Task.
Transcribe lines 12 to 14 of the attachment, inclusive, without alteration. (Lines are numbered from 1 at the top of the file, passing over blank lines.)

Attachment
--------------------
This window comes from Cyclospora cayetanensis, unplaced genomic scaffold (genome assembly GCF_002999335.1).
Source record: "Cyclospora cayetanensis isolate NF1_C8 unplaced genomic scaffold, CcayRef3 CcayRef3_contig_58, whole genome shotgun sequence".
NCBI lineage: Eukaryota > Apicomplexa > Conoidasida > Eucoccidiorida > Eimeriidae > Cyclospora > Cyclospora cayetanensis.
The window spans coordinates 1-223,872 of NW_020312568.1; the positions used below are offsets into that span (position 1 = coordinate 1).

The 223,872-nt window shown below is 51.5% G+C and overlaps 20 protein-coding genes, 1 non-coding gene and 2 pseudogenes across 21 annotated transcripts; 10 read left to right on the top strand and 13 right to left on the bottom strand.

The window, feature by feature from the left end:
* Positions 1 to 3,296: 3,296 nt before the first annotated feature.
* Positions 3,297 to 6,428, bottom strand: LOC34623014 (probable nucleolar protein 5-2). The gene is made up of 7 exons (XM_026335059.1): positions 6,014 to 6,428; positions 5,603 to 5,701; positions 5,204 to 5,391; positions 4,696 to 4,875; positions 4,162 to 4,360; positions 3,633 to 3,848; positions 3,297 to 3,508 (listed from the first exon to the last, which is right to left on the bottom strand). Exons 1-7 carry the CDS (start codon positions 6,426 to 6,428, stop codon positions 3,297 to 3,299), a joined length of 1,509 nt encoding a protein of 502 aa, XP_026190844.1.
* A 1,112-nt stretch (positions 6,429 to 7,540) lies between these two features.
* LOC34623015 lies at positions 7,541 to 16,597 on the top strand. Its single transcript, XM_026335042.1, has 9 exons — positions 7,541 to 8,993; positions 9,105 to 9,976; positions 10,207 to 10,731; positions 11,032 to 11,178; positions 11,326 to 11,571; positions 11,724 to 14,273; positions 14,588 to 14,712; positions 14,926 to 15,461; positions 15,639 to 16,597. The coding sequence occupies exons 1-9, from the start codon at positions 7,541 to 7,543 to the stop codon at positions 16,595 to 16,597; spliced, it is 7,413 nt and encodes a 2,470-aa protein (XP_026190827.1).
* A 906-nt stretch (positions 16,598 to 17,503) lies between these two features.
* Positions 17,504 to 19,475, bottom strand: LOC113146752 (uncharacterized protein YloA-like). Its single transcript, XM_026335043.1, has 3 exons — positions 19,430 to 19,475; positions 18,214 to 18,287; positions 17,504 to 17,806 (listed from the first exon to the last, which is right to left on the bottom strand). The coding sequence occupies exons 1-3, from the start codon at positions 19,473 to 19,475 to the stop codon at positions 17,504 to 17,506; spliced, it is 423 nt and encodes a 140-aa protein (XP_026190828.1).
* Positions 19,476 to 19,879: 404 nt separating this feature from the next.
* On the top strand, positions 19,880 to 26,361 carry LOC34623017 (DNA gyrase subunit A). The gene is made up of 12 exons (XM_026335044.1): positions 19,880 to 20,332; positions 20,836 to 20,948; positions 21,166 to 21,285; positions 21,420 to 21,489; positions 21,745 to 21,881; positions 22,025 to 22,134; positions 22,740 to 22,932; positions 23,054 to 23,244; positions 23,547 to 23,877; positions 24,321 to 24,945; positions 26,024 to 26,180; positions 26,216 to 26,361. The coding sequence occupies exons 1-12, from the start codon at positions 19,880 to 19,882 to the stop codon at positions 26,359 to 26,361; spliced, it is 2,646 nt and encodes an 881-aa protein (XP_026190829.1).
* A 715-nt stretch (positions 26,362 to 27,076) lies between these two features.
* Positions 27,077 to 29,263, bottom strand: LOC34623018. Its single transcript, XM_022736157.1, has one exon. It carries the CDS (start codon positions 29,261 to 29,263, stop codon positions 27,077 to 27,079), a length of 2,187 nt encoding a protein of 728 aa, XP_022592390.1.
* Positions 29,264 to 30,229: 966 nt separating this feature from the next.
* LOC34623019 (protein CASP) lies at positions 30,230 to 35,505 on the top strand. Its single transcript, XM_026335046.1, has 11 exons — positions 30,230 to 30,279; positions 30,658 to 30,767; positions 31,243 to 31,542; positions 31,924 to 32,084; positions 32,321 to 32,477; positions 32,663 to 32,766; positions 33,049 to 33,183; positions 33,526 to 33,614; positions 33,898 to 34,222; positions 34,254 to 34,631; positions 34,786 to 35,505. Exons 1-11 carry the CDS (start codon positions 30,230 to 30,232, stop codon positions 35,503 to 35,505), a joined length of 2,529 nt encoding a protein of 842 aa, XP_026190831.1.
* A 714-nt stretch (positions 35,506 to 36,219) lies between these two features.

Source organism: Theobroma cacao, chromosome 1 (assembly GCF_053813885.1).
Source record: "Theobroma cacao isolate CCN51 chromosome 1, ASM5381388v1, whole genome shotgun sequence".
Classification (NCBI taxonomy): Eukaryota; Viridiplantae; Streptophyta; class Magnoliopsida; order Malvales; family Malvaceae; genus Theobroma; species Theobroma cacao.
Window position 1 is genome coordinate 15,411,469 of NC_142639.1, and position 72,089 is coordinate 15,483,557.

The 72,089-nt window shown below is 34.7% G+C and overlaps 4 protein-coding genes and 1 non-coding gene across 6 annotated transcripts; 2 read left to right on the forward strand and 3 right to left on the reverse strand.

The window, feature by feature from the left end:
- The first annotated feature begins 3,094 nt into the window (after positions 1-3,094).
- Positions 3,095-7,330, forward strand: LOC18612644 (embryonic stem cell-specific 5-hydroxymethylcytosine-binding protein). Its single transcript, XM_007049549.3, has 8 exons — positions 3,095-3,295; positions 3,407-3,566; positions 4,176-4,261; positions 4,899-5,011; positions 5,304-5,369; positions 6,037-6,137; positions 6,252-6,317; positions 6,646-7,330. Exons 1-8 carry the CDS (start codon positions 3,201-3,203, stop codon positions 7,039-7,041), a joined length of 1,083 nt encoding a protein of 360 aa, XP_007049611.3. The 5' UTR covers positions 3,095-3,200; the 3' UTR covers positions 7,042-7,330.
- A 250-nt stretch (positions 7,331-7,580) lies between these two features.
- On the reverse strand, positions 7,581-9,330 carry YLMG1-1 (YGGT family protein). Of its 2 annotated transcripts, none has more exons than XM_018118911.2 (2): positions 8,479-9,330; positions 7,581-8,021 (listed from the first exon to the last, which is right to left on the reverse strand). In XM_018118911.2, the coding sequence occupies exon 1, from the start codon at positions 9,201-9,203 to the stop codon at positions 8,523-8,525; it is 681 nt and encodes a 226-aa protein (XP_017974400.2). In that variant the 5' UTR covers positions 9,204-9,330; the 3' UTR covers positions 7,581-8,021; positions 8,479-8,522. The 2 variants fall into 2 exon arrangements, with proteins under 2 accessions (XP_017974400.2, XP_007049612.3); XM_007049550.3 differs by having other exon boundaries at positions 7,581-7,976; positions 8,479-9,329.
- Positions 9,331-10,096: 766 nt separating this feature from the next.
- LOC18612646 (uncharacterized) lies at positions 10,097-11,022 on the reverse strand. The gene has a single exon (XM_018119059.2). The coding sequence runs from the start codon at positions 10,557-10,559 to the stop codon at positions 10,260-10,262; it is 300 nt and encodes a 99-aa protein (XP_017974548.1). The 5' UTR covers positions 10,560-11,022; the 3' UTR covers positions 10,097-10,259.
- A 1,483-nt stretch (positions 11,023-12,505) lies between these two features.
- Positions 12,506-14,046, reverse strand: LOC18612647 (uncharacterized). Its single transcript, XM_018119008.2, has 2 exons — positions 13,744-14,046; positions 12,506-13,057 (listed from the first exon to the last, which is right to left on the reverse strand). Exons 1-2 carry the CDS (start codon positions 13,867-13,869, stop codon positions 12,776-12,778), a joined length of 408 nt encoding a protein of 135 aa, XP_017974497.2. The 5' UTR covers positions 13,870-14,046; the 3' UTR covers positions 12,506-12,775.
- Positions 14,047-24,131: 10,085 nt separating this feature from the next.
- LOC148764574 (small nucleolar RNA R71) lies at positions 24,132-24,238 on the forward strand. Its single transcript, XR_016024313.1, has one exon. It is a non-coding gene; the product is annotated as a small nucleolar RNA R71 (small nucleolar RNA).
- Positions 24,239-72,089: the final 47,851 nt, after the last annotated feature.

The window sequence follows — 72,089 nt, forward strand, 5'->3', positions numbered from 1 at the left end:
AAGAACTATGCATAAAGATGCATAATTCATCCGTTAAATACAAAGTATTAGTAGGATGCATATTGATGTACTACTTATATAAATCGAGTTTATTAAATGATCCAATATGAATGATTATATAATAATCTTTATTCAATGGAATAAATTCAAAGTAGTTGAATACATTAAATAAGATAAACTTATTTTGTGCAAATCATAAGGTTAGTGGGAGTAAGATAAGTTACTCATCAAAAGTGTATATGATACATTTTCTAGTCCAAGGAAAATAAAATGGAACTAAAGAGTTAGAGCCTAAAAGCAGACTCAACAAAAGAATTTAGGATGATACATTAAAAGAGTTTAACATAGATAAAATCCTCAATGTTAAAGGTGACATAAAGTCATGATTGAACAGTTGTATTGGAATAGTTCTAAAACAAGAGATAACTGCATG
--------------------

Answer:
* Positions 17,504 to 19,475, bottom strand: LOC113146752 (uncharacterized protein YloA-like). Its single transcript, XM_026335043.1, has 3 exons — positions 19,430 to 19,475; positions 18,214 to 18,287; positions 17,504 to 17,806 (listed from the first exon to the last, which is right to left on the bottom strand). The coding sequence occupies exons 1-3, from the start codon at positions 19,473 to 19,475 to the stop codon at positions 17,504 to 17,506; spliced, it is 423 nt and encodes a 140-aa protein (XP_026190828.1).
* Positions 19,476 to 19,879: 404 nt separating this feature from the next.
* On the top strand, positions 19,880 to 26,361 carry LOC34623017 (DNA gyrase subunit A). The gene is made up of 12 exons (XM_026335044.1): positions 19,880 to 20,332; positions 20,836 to 20,948; positions 21,166 to 21,285; positions 21,420 to 21,489; positions 21,745 to 21,881; positions 22,025 to 22,134; positions 22,740 to 22,932; positions 23,054 to 23,244; positions 23,547 to 23,877; positions 24,321 to 24,945; positions 26,024 to 26,180; positions 26,216 to 26,361. The coding sequence occupies exons 1-12, from the start codon at positions 19,880 to 19,882 to the stop codon at positions 26,359 to 26,361; spliced, it is 2,646 nt and encodes an 881-aa protein (XP_026190829.1).